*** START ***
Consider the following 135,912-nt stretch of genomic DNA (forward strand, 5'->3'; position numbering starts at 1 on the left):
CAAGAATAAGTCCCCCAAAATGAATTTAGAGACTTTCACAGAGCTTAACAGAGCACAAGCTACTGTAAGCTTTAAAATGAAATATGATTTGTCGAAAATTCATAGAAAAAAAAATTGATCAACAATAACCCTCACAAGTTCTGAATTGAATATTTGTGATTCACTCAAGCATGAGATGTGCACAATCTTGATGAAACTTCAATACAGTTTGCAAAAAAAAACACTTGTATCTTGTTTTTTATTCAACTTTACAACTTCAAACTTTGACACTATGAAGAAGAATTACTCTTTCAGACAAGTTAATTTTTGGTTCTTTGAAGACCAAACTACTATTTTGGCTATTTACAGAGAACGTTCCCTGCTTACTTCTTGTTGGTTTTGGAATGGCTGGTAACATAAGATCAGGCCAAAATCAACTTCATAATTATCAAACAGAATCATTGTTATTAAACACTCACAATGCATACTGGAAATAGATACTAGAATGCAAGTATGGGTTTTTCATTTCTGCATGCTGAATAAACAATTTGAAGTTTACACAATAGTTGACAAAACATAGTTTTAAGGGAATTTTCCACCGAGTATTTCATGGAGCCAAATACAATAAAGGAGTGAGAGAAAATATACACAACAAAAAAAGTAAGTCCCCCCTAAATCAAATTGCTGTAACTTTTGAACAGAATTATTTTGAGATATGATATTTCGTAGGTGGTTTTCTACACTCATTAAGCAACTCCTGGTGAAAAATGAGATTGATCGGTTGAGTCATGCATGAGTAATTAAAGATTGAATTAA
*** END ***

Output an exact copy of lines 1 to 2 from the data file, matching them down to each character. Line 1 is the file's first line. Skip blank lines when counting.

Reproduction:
Consider the following 135,912-nt stretch of genomic DNA (forward strand, 5'->3'; position numbering starts at 1 on the left):
CAAGAATAAGTCCCCCAAAATGAATTTAGAGACTTTCACAGAGCTTAACAGAGCACAAGCTACTGTAAGCTTTAAAATGAAATATGATTTGTCGAAAATTCATAGAAAAAAAAATTGATCAACAATAACCCTCACAAGTTCTGAATTGAATATTTGTGATTCACTCAAGCATGAGATGTGCACAATCTTGATGAAACTTCAATACAGTTTGCAAAAAAAAACACTTGTATCTTGTTTTTTATTCAACTTTACAACTTCAAACTTTGACACTATGAAGAAGAATTACTCTTTCAGACAAGTTAATTTTTGGTTCTTTGAAGACCAAACTACTATTTTGGCTATTTACAGAGAACGTTCCCTGCTTACTTCTTGTTGGTTTTGGAATGGCTGGTAACATAAGATCAGGCCAAAATCAACTTCATAATTATCAAACAGAATCATTGTTATTAAACACTCACAATGCATACTGGAAATAGATACTAGAATGCAAGTATGGGTTTTTCATTTCTGCATGCTGAATAAACAATTTGAAGTTTACACAATAGTTGACAAAACATAGTTTTAAGGGAATTTTCCACCGAGTATTTCATGGAGCCAAATACAATAAAGGAGTGAGAGAAAATATACACAACAAAAAAAGTAAGTCCCCCCTAAATCAAATTGCTGTAACTTTTGAACAGAATTATTTTGAGATATGATATTTCGTAGGTGGTTTTCTACACTCATTAAGCAACTCCTGGTGAAAAATGAGATTGATCGGTTGAGTCATGCATGAGTAATTAAAGATTGAATTAA